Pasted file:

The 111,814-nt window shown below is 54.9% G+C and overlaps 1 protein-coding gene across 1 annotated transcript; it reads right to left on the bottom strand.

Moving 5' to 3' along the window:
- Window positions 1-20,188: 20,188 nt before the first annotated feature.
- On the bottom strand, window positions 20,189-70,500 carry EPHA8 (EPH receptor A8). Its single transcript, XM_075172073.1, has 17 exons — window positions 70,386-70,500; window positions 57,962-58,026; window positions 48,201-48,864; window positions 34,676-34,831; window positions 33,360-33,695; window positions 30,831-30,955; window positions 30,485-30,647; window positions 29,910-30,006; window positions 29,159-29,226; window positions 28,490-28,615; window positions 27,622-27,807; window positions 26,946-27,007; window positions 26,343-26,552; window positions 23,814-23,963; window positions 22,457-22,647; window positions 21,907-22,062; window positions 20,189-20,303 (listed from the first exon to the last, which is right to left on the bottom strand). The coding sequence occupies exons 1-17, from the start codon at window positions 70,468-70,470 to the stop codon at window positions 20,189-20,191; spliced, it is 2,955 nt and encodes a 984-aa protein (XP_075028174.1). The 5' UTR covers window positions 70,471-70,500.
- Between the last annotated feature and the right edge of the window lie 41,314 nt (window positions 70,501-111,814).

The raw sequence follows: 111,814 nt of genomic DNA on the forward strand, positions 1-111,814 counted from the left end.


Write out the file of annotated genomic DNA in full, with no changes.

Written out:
The 111,814-nt window shown below is 54.9% G+C and overlaps 1 protein-coding gene across 1 annotated transcript; it reads right to left on the bottom strand.

Moving 5' to 3' along the window:
- Window positions 1-20,188: 20,188 nt before the first annotated feature.
- On the bottom strand, window positions 20,189-70,500 carry EPHA8 (EPH receptor A8). Its single transcript, XM_075172073.1, has 17 exons — window positions 70,386-70,500; window positions 57,962-58,026; window positions 48,201-48,864; window positions 34,676-34,831; window positions 33,360-33,695; window positions 30,831-30,955; window positions 30,485-30,647; window positions 29,910-30,006; window positions 29,159-29,226; window positions 28,490-28,615; window positions 27,622-27,807; window positions 26,946-27,007; window positions 26,343-26,552; window positions 23,814-23,963; window positions 22,457-22,647; window positions 21,907-22,062; window positions 20,189-20,303 (listed from the first exon to the last, which is right to left on the bottom strand). The coding sequence occupies exons 1-17, from the start codon at window positions 70,468-70,470 to the stop codon at window positions 20,189-20,191; spliced, it is 2,955 nt and encodes a 984-aa protein (XP_075028174.1). The 5' UTR covers window positions 70,471-70,500.
- Between the last annotated feature and the right edge of the window lie 41,314 nt (window positions 70,501-111,814).

The raw sequence follows: 111,814 nt of genomic DNA on the forward strand, positions 1-111,814 counted from the left end.